© 2023 by Thornton Criminal Defense, PLLC.
San Antonio Office:
111 Soledad, Suite 401
San Antonio, Texas 78205
216 N Bryant St
Pleasanton, Texas 78064
FORMER CHIEF PROSECUTOR
PERSONALIZED ATTENTION TO YOUR CASE
NO HOURLY RATES, ALWAYS A FLAT FEE
CLIENT CENTERED APPROACH TO YOUR CASE
BOARD CERTIFIED IN CRIMINAL LAW
OVER A DECADE OF EXPERIENCE IN CRIMINAL LAW
WHY HIRE THORNTON CRIMINAL DEFENSE?
Attorney Brad Thornton is a highly experienced and Board-Certified criminal defense lawyer. With his background as a former Chief Prosecutor, he has a unique understanding of the criminal justice system and is able to provide comprehensive and effective representation to his clients. He is also deeply committed to ensuring that all individuals receive fair treatment in court, regardless of their background or circumstances.
Brad Thornton is dedicated to helping his clients achieve the best possible outcome for their case, whether it is in San Antonio or elsewhere in South Texas. He recognizes the stress and anxiety that can come with being accused of a crime, and approaches his clients with compassion while keeping them informed at every step of the process. His knowledge and experience make him a strong advocate for his clients.
San Antonio Drug Crimes Attorney
Overview of Drug Crimes in Texas
Drug crimes in Texas encompass a wide range of offenses, from simple possession to manufacturing and trafficking. Depending on the amount of drugs or controlled substance involved; the type and nature of drug crime; and the offender’s criminal history, penalties can range from extended jail sentences to high fines.
In Texas, the Controlled Substances Act (CSA) governs drug offenses. The CSA classifies drugs into Schedules I-V, with Schedule I substances considered to have the highest potential for abuse and addiction. Penalties under the CSA depend on both the type of controlled substance involved as well as the amount that was in possession.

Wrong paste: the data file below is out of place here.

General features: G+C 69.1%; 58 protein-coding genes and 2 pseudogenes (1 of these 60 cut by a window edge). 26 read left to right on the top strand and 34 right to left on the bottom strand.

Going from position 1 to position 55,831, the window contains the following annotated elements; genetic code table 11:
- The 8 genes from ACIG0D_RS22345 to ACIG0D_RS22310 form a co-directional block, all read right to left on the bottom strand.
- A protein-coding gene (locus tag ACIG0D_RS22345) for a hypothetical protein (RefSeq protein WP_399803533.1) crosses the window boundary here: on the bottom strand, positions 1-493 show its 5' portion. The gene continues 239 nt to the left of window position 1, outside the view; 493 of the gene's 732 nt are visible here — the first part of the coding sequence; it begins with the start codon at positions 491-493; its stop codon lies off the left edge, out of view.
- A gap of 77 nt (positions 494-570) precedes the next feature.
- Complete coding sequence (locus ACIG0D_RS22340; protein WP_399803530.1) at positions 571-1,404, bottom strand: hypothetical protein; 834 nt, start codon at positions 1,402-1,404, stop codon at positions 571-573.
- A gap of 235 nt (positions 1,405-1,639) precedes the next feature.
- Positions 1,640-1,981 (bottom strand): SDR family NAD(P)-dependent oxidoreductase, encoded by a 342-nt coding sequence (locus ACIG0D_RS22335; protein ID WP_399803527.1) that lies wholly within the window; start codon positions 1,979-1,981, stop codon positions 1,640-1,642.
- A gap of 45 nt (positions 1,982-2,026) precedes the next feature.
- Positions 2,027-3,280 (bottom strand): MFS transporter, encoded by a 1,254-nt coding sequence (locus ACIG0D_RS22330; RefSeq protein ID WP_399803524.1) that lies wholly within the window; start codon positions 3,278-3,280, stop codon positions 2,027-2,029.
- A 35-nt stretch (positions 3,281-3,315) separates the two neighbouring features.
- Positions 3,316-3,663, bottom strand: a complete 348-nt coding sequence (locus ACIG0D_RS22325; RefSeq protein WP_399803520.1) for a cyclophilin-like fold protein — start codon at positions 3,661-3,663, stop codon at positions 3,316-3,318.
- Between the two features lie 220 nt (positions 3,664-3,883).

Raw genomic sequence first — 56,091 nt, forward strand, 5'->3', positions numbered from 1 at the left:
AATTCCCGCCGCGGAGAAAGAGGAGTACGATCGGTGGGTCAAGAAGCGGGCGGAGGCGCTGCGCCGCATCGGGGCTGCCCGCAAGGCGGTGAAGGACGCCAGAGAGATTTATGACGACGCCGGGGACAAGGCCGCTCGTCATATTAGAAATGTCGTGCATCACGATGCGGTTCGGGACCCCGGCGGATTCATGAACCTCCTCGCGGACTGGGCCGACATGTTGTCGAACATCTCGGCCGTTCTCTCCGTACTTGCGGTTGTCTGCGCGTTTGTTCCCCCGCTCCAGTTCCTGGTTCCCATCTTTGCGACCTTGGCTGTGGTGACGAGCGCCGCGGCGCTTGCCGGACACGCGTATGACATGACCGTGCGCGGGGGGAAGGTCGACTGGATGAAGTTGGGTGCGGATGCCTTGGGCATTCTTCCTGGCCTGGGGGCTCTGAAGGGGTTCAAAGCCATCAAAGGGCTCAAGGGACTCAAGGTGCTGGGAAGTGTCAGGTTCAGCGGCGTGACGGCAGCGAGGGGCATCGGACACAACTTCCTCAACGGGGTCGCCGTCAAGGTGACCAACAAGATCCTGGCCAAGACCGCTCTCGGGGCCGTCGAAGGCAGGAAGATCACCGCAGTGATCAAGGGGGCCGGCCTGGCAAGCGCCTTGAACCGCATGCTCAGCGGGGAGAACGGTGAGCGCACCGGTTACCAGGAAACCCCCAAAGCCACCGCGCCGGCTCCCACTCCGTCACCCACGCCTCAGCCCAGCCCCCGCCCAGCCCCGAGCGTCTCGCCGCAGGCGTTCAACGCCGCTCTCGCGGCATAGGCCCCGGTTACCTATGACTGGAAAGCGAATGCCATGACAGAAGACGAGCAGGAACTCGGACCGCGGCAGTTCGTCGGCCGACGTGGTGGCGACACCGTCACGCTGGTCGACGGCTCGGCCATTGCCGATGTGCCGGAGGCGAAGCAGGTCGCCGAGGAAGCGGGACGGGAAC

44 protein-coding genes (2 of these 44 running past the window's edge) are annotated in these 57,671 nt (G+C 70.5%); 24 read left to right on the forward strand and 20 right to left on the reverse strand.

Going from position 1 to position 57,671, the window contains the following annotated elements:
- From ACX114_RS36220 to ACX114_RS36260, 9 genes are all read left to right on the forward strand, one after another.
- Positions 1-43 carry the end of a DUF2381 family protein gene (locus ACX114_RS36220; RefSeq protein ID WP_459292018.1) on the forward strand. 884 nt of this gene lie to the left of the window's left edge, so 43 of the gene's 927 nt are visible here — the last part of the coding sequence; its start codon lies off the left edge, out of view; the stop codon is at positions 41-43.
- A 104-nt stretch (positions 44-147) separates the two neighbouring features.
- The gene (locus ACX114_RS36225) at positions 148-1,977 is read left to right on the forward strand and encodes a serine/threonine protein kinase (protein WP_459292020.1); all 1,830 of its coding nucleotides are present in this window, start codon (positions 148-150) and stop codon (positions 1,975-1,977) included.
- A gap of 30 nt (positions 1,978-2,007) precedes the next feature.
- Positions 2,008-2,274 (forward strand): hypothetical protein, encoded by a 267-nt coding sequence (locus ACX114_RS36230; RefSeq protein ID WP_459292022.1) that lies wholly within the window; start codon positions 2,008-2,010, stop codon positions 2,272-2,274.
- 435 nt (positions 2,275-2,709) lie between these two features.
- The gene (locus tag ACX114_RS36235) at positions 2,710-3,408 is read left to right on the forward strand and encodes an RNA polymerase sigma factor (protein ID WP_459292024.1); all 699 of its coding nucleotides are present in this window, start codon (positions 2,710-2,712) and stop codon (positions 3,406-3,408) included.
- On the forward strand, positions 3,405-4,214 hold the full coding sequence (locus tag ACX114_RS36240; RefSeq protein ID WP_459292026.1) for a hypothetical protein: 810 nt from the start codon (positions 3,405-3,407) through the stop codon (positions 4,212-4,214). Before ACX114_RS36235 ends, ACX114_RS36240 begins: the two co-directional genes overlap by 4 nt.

Drug crimes in Texas can range from misdemeanor offenses and carry a maximum sentence of up to one year in jail, to felony offenses that are punishable by extended prison sentences.
In addition to criminal penalties, those convicted of drug crimes in Texas may also face additional consequences. These include professional license revocation or suspension, loss of voting rights and eligibility for federal student aid, among others.
Possession and Distribution of Controlled Substances
In Texas, it is illegal to possess or distribute controlled substances without a valid prescription. Possession and distribution of Schedule I-V drugs can result in both criminal and civil liability.
For drug possession charges, the amount of the substance found determines whether an offense is a felony or misdemeanor. Generally speaking, possession of less than one gram of a substance is considered a state jail felony, with penalties including up to two years in state jail and fines of up to $10,000. Possession of larger amounts is considered a felony, with penalties ranging from five to 99 years in prison as well as heavy fines.
Distribution or sale of controlled substances can result in even harsher penalties. Depending on the type and amount of drug sold or distributed; whether the offense involved minors; any previous convictions; and other factors, those convicted may face sentences of up to life in prison.
Drug Manufacturing and Trafficking
Drug manufacturing and trafficking are some of the most serious drug crimes in Texas, with penalties including hefty jail sentences and large fines. The manufacture or delivery of a controlled substance without a valid prescription is considered a felony offense. Depending on the type and amount of drug involved; whether minors were involved; any previous convictions; and other factors, those convicted may face sentences ranging from two to life in prison as well as heavy fines.
Prescription Fraud and Forgery
Prescription fraud and forgery are criminal offenses in Texas, and those convicted can face severe consequences. Prescription fraud occurs when someone obtains or attempts to obtain drugs by deception or subterfuge. This could involve presenting a false prescription, forging a doctor’s signature on an existing prescription, using another person's information to obtain drugs, or altering a legitimate prescription.
Forgery of documents related to prescriptions is also considered a crime in Texas. This could include forging signatures on a prescription order form or changing the drug dosage or quantity without authorization from a physician.
Penalties for these types of offenses vary depending on the amount of controlled substance involved as well as any previous convictions. Generally speaking, penalties range from two to 99 years in prison, and heavy fines.